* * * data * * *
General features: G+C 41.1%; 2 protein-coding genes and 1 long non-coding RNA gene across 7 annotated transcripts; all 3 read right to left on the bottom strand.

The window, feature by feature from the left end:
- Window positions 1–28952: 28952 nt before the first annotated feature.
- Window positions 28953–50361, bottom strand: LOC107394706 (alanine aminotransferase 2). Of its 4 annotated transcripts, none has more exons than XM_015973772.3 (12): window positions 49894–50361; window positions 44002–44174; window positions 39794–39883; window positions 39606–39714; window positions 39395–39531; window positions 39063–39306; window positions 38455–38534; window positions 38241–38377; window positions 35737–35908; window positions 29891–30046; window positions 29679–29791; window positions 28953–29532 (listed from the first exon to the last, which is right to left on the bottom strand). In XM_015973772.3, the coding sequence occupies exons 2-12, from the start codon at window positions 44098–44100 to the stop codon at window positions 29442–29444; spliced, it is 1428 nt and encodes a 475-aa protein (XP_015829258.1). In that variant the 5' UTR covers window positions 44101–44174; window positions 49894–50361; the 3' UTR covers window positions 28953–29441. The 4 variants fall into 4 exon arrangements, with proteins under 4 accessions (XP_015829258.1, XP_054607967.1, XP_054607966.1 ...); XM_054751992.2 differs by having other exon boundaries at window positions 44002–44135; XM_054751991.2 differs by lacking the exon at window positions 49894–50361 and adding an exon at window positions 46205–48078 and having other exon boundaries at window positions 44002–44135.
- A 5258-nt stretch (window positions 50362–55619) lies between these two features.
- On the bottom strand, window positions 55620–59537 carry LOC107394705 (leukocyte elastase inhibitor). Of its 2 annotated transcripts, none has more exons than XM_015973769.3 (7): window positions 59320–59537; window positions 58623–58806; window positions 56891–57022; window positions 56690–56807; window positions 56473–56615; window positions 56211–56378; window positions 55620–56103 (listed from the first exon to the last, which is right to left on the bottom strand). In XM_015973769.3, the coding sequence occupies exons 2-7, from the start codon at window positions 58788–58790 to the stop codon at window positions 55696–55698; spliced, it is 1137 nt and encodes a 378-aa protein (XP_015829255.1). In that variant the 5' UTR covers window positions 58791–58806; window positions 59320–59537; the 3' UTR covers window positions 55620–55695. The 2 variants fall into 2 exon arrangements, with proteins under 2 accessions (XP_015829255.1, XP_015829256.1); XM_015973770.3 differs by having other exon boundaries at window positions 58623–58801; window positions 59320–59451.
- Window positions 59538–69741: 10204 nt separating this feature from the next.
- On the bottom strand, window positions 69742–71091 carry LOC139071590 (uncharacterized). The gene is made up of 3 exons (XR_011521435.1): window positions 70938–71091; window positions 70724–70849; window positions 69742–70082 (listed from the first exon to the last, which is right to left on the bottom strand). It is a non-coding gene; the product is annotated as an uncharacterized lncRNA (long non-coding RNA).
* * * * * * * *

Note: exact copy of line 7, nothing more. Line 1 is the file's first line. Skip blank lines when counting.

- Window positions 59538–69741: 10204 nt separating this feature from the next.